Monday, February 08, 2016

I Remember the '60s

You know what they say: "If you can remember the '60s, you weren't really there."  I was there, though.  I was just the straight guy in the hippie crowd.  I had a few experiences that illustrate this.

The first one was with a friend we'll call Arnie.  He was a nice guy, very bright, and a poet.  We were both grad students in the English Department at UT/Austin, and we'd entered at the same time.  Arnie went through a good many changes while we were there.  He was married to Mary, a very nice woman whom Judy and I liked a lot, but he started dating one of his students.  (Dating is, in case you were wondering, a euphemism.)  Judy and I nearly always had lunch together since she was working on campus, and sometimes Arnie and Mary did, too.  One day Judy and I were leaving my office to go eat, and we saw Mary outside Arnie's office.  She had a white fast-food bag in her hand, and when she saw us, she came up and asked if we knew where Arnie was.  We didn't know, but I had a suspicion.  I'd seen his student outside in the hall a little earlier.  We told Mary that we didn't know where Arnie had gone, and we went on to lunch.  One of the saddest sights I'd seen in a while was Mary standing in the hallway as we left, holding that white bag and trying not to cry.  

That's just background.  Arnie and his wife separated not long after that, and his hair got a lot longer.  He grew a beard, too.  He liked to play tennis, and one day he left his apartment without his wallet.  He was stopped by the police on suspicion of being a hippie.  When he couldn't produce his driver's license, he was given a ticket for driving without one.  He was told that if he went to the police station and produced his license, they'd dismiss the ticket.  This is where I come in.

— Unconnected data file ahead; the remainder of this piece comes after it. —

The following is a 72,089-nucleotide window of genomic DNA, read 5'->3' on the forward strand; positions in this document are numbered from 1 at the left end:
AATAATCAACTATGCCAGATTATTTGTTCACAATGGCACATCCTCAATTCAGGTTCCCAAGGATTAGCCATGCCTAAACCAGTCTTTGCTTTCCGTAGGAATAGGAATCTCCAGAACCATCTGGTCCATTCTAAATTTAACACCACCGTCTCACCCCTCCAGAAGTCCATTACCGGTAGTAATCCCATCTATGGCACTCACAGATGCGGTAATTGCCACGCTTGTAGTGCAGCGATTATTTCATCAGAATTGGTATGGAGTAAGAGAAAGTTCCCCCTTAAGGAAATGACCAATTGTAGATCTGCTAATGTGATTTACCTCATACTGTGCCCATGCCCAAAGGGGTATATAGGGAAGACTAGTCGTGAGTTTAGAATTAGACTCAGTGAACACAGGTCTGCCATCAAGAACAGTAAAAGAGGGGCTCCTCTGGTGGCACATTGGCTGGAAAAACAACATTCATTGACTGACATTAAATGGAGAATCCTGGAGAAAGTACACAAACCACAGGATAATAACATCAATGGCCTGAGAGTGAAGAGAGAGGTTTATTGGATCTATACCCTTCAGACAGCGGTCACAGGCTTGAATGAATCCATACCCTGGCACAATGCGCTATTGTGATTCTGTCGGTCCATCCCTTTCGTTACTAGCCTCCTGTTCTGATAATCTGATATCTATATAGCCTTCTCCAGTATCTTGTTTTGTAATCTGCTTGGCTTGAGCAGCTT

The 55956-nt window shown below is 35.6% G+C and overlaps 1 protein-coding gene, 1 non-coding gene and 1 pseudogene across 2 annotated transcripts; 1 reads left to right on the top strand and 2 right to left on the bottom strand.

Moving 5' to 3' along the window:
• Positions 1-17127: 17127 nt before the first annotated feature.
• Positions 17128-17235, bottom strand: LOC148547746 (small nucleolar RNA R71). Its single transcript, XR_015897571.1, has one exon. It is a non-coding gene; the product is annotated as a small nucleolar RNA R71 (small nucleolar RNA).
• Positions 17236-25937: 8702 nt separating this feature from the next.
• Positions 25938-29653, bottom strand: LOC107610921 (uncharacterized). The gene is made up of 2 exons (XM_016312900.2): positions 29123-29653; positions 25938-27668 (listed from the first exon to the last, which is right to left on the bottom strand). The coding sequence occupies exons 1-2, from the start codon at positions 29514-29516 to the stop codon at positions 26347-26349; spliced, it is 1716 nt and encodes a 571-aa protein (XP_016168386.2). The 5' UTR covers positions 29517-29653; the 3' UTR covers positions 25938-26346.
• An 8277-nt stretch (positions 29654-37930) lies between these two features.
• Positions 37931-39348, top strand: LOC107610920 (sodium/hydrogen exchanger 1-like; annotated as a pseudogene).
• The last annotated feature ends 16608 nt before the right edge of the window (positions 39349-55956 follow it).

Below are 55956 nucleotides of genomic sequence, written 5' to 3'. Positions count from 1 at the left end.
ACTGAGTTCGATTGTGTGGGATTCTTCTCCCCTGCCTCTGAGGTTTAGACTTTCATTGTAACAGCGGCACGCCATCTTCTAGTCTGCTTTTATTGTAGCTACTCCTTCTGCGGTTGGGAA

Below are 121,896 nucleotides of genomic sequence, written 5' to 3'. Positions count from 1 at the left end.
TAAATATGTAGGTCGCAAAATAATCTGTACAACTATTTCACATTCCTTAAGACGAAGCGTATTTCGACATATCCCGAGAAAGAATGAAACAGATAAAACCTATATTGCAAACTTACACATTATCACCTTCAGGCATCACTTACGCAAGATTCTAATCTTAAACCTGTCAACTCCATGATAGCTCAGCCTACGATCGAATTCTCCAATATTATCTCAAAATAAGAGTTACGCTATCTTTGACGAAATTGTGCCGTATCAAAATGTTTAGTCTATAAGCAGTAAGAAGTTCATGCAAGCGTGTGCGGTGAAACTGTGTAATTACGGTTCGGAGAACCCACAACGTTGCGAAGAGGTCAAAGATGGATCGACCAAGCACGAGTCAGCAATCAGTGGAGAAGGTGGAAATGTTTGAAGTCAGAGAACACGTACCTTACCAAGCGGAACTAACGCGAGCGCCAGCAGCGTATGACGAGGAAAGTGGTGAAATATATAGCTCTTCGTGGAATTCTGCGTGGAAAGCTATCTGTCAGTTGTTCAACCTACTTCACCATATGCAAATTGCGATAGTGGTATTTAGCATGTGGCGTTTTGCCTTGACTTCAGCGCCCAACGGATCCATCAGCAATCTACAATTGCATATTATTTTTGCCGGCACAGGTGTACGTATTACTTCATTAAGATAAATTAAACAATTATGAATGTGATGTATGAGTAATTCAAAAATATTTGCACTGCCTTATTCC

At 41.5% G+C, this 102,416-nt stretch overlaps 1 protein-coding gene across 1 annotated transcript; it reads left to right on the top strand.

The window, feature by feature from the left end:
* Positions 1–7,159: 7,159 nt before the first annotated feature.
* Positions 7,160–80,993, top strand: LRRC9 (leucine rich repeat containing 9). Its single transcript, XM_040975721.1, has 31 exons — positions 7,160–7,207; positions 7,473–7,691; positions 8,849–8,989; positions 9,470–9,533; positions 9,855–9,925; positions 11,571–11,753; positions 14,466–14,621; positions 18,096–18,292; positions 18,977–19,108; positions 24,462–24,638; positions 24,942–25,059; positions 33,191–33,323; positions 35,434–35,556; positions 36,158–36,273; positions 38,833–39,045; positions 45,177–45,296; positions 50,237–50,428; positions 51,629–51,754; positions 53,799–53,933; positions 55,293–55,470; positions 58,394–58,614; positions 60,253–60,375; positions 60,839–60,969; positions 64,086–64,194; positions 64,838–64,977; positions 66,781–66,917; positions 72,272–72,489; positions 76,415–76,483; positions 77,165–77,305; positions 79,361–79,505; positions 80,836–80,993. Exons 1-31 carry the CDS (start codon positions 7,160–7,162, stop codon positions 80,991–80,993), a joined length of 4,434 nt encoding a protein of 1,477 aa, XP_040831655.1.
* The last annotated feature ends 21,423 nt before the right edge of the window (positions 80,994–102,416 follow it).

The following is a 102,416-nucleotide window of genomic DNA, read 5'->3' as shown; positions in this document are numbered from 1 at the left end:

Arnie came to my office and told me the story.  He asked me if I'd go with him to the police station.  I told him I'd be glad to go, but I asked why he wanted me.  It wasn't like I was going to hold his hand.  He said, "I want them to see that I have straight friends."

So we went to the police station.  I don't think anybody even looked at me, but the ticket was dismissed and Arnie was happy.  He gave me all the credit.

He didn't stick around in grad school much longer.  I heard a rumor that he'd gotten a teaching job (a one-year appointment) at the University of Hawaii.  

I never saw Mary again.


10 comments:

Don Coffin said...

In my experience, grad school was hard on a lot of marriages. At least 3 of the 20 people I entered grad school with (in 19700) were divorced within 2 years...

Jeffrey Meyerson said...

Sad story, but not surprising. We saw a lot of divorces too. Today, most of them wouldn't have gotten married in the first place.

Gerard said...

I met my wife in grad school.

I never had an office in grad school to receive lunch. My wife did deliver a donut and a milkshake on separate days over the past week.

Richard R. said...

Perhaps it was - or seemed to be - easier to give in to temptation in the Sixties, or at least in the second half of them. By the time I was in my last year of college, and especially in grad school (a fine arts college) there was plenty of joking, smoking, poking going on. I've always thought there would be a lot of temptation for an attractive male college-level teacher to a pretty coed.

Ed Gorman said...

You're doing some really nice work in these pieces, Bill.

Daniel Stumpf said...

I hope you are thinking of doing more with these writings....

Bill Crider said...

Maybe if I ever get enough of them.

Deb said...

I love that poignant last line, "I never saw Mary again." There's a whole story right there.

Anonymous said...

These are great stories, Bill, and I echo others when I hope for more. And, that you do something more with them. You are a wonderful writer.

SAS

Max Allan Collins said...

We need either a memoir or for you to do enough of these to collect them.